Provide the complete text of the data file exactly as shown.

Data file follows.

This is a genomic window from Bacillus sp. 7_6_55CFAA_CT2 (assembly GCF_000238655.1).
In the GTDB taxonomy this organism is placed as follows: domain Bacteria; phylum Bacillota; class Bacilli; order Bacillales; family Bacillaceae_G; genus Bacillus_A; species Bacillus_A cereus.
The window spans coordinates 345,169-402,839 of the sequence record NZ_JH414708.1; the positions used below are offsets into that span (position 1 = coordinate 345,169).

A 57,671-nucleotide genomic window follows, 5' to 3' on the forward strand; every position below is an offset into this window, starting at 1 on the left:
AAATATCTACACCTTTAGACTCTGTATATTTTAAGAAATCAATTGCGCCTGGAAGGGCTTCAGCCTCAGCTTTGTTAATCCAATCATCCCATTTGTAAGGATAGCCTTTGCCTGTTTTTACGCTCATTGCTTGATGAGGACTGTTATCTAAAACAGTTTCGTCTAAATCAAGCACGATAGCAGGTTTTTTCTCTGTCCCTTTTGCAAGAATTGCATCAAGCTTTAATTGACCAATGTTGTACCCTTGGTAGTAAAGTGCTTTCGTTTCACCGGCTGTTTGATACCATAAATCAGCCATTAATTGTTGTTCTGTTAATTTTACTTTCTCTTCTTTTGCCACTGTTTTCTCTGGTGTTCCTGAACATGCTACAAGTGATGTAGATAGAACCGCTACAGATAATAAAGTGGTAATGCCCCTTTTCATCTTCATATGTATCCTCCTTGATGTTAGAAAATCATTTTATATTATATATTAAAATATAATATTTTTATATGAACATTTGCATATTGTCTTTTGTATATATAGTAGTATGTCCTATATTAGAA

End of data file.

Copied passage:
This is a genomic window from Bacillus sp. 7_6_55CFAA_CT2 (assembly GCF_000238655.1).
In the GTDB taxonomy this organism is placed as follows: domain Bacteria; phylum Bacillota; class Bacilli; order Bacillales; family Bacillaceae_G; genus Bacillus_A; species Bacillus_A cereus.
The window spans coordinates 345,169-402,839 of the sequence record NZ_JH414708.1; the positions used below are offsets into that span (position 1 = coordinate 345,169).

A 57,671-nucleotide genomic window follows, 5' to 3' on the forward strand; every position below is an offset into this window, starting at 1 on the left:
AAATATCTACACCTTTAGACTCTGTATATTTTAAGAAATCAATTGCGCCTGGAAGGGCTTCAGCCTCAGCTTTGTTAATCCAATCATCCCATTTGTAAGGATAGCCTTTGCCTGTTTTTACGCTCATTGCTTGATGAGGACTGTTATCTAAAACAGTTTCGTCTAAATCAAGCACGATAGCAGGTTTTTTCTCTGTCCCTTTTGCAAGAATTGCATCAAGCTTTAATTGACCAATGTTGTACCCTTGGTAGTAAAGTGCTTTCGTTTCACCGGCTGTTTGATACCATAAATCAGCCATTAATTGTTGTTCTGTTAATTTTACTTTCTCTTCTTTTGCCACTGTTTTCTCTGGTGTTCCTGAACATGCTACAAGTGATGTAGATAGAACCGCTACAGATAATAAAGTGGTAATGCCCCTTTTCATCTTCATATGTATCCTCCTTGATGTTAGAAAATCATTTTATATTATATATTAAAATATAATATTTTTATATGAACATTTGCATATTGTCTTTTGTATATATAGTAGTATGTCCTATATTAGAA